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Substituting Cable Connectors In Cable Assemblies

Epec Engineered Technologies
Written by Epec Engineered Technologies
Posted on June 9, 2016 at 10:30 AM

Substituting cable assembly connectors can be a double edged sword. Substitution may be able to provide a less expensive cable assembly. However, it may also create problems with the interface if the substitution is not done correctly or is done with a connector of inferior quality.

Choosing the connector and the manufacturer is a key element in building a reliable cable assembly. There are high quality and reputable connector manufacturers’ but be weary of those who want to supply connectors that are considered “good enough”.

Connector Substitution is Common Practice

Substituting cable connectors is common practice and will have no impact on the performance of an interconnect. For instance, cable connector types such as DSub connectors and RJ45 connectors are commonplace in the market that are produced by a large number of connector manufacturers. For the most part they are all identical in fit, form, and function.

At the other end of the spectrum, there are connectors that are produced to very strict tolerances and can include electronic components in the form of circuit boards or EProms that can’t be substituted because of their complexity. These types of products would include CXP connectors, InfiniBand, or Fibre Channel applications.

Concerns When Substituting Connectors

There are concerns that need to be addressed when substituting cable connectors. Below are some items to be aware of: 

  • Will the connector properly mate with any existing equipment it will be used with?
  • Was the connector built with the proper materials and thicknesses?
  • Will the connector provide the amount of mating cycles that the application requires?
  • Will the connector provide the proper amount of strain relief for the cable?
  • Will the connector be able to withstand the environment it will be installed and used in?

All of these concerns have to be addressed if a reliable interface is to be produced. Additionally, choosing a reputable assembly house to build the assemblies is a huge step towards that goal.

Cable Assembly with Connector

Custom Manufactured Cable Assembly with Connector


If a connector that is going to be used as a substitute is built to tolerances that are not the same as the connection it is intended to mate to, there could be intermittent opens or outright failure of the interface. The differences in tolerances could be of an amount that does not let the contacts mate properly. In the instance of a pin type contact, a tolerance on the high side could make the pin too large to be inserted into the receptacle or require excessive force to enable the insertion.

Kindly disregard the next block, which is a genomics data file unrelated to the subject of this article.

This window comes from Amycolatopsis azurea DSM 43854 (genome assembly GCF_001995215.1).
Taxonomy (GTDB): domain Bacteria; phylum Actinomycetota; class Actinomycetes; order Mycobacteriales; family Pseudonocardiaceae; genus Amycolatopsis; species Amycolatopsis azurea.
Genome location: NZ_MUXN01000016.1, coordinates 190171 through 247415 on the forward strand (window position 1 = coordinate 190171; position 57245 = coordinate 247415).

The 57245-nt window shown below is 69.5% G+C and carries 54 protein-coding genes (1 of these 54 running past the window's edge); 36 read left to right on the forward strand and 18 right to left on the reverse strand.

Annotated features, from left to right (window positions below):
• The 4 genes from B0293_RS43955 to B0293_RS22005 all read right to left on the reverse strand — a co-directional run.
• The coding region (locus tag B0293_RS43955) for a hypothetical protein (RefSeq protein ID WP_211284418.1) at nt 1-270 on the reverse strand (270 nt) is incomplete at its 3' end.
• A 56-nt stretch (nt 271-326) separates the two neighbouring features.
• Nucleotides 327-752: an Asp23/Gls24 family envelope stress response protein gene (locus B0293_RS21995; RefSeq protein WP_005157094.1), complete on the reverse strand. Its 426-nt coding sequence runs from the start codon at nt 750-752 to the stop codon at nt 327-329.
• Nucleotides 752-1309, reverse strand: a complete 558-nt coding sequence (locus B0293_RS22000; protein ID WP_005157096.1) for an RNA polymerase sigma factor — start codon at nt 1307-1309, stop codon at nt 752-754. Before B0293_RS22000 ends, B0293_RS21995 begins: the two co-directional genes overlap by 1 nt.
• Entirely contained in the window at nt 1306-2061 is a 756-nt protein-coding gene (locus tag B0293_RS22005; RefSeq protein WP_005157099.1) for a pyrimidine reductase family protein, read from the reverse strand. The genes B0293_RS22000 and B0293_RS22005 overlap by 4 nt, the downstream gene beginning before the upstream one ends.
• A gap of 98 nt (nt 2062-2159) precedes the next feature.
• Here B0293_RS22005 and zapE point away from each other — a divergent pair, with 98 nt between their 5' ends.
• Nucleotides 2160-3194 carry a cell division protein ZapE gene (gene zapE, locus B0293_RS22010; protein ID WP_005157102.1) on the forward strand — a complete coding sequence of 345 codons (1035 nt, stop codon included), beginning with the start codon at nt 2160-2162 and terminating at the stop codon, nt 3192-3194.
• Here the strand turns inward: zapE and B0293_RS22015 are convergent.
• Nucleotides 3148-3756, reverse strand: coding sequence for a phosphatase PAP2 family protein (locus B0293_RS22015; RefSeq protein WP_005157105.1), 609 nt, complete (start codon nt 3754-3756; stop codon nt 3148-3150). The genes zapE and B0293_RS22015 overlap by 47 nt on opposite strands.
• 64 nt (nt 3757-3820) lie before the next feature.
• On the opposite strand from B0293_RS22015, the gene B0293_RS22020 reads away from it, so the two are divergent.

If the proper materials are not used when building the connector or the contacts, the mating cycles could be severely reduced which in turn could cause premature failure of the assembly. The same result could happen if contact platings are not of sufficient thickness or materials. 

Another key concern of substituting connectors is whether the cable is provided with the proper amount of strain relief for the application the assembly will be used in. If strain relief is not provided, the cable could wear at the exit point of the connector and cause failure of the assembly. 

Environmental issues can disrupt the functioning of an assembly. If an assembly will be exposed to moisture, chemicals, cleaning fluids, or any other type of fluid, the connector will need to be rated as being fluid resistant.  If fluids are allowed to penetrate the connector the result could be complete failure of the assembly due to shorts or corrosion of the contacts and termination points.


Again I want to emphasize that choosing the right manufacturer to build your cable assemblies is paramount in getting an assembly that will meet your expectations. Your manufacturer can suggest substitutions that will meet or exceed the performance criteria of the original part and be willing to supply documentation and test reports proving the performance and dimensions of the substitute.

Topics: Cable Assemblies

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